The 40-year marriage of two visual artists – action painter Ushio Shinohara, who rose to fame in the Sixties, and his wife Noriko, who is anxious to shed her reputation as her husband’s reluctant assistant and achieve her own art objectives – is explored in this documentary. Or maybe it’s more accurate to say that the artistic careers of two individuals – a man and a woman who’ve been married for 40 years – are examined in this film in which the separation between art and life is fairly nonexistent. It’s a tribute to Zachary Heinzerling’s observational filmmaking (he won the Directing Award for this film at Sundance) that the fluidity of their personal and professional lives is conveyed to the viewer.
Fluidity, however, should not imply that these relationships are placid and tranquil. Along with love, long-simmering personal resentments and professional jealousies sustain the Shinoharas’ marriage. Poverty and alcoholism also factor into the couple’s struggles. Ushio was a successful artist in Japan before emigrating to New York in 1969, where his action art met with less popularity as the years passed. Noriko arrived from Japan in 1972, a student who was 21 years Ushio’s junior. The two were immediately smitten, and found themselves pregnant six months later. Before long, Noriko found herself burdened with tending to an infant son and an alcoholic husband. Her art career fell by the wayside as she became more of an assistant to Ushio’s large-scale art endeavors. Sadly, it sounds like the stuff of far too many American marriages.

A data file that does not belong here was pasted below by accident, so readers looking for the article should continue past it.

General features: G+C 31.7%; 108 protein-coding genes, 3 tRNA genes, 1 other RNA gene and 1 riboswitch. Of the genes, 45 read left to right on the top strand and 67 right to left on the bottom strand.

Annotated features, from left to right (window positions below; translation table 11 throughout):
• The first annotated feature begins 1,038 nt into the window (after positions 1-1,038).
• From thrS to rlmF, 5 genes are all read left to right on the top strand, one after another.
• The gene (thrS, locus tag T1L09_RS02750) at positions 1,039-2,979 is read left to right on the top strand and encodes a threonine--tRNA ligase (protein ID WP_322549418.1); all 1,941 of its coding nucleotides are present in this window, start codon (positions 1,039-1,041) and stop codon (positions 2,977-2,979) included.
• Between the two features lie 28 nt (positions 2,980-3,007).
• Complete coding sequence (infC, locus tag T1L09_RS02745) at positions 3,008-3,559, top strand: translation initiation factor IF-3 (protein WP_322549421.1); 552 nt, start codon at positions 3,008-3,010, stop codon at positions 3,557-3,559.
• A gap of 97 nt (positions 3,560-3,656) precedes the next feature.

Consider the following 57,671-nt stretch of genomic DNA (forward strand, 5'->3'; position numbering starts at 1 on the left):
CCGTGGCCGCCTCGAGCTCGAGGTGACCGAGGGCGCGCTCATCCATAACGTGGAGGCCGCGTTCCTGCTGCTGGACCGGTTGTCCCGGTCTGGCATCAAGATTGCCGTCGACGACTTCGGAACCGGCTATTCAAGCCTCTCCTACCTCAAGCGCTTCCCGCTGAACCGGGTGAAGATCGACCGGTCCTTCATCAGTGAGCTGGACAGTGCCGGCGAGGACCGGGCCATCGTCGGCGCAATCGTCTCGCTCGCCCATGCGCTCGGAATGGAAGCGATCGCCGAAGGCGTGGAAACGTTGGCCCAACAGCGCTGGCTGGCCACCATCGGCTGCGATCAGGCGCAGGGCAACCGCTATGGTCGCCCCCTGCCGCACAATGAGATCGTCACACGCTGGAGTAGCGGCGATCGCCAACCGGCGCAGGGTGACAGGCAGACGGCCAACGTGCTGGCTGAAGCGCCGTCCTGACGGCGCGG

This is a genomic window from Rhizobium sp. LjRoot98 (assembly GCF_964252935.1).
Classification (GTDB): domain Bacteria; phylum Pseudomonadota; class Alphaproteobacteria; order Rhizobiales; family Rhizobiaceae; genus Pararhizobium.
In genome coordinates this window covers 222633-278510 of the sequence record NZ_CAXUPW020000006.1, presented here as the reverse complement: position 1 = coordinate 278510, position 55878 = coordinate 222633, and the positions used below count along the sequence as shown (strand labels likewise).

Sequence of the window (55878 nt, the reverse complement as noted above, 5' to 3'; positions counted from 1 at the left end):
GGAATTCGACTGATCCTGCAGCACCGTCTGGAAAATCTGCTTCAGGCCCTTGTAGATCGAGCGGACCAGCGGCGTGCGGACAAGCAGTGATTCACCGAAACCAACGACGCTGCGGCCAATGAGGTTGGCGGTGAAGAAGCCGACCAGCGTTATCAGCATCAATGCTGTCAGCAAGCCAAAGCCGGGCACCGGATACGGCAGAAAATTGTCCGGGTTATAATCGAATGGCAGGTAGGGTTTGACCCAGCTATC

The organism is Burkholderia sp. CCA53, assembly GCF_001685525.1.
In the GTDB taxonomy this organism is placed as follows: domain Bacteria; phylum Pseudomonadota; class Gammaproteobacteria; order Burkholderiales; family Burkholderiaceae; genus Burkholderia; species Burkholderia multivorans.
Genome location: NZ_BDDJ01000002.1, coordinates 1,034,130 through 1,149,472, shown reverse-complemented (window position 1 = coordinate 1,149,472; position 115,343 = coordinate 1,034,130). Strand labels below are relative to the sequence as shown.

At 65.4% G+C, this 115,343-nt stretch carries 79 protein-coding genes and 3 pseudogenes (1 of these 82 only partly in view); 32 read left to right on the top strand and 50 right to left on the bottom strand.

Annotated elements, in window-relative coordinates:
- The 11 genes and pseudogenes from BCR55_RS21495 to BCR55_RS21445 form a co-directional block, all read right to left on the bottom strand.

Opening on the morning of Ushio’s 80th birthday, Cutie and the Boxer is also a portrait of marital endurance. Love and acceptance are evident despite the marriage’s rocky road. Images of their present-day lives are supplemented with documentary news footage and home movies taken over the years. These days, Noriko has begun painting again in an illustrative style quite antithetical to Ushio’s boxing paintings (in which he pounds splotches of paint onto the canvas with boxing gloves). Cutie is a fictionalized, almost cartoonlike version of Noriko into which she pours her marital frustrations and imagined resistance. (The work of this pair reminds me somewhat of another couple, cartoonists R. Crumb and Aline Kominsky, whose marital life is splayed across their panels.) Also, the wolf is always at the Shinoharas’ door, and the struggle to make their rent is quite palpable.
For all the difficulties of their lives, Heinzerling encourages the viewer to think this pair wouldn’t have it any other way. Whether that’s really true would have required a depth of probing that is not attempted here. Heinzerling allows us to read whatever we want into this picture. The endless struggle for money and professional recognition is either a curse or a raison d’être.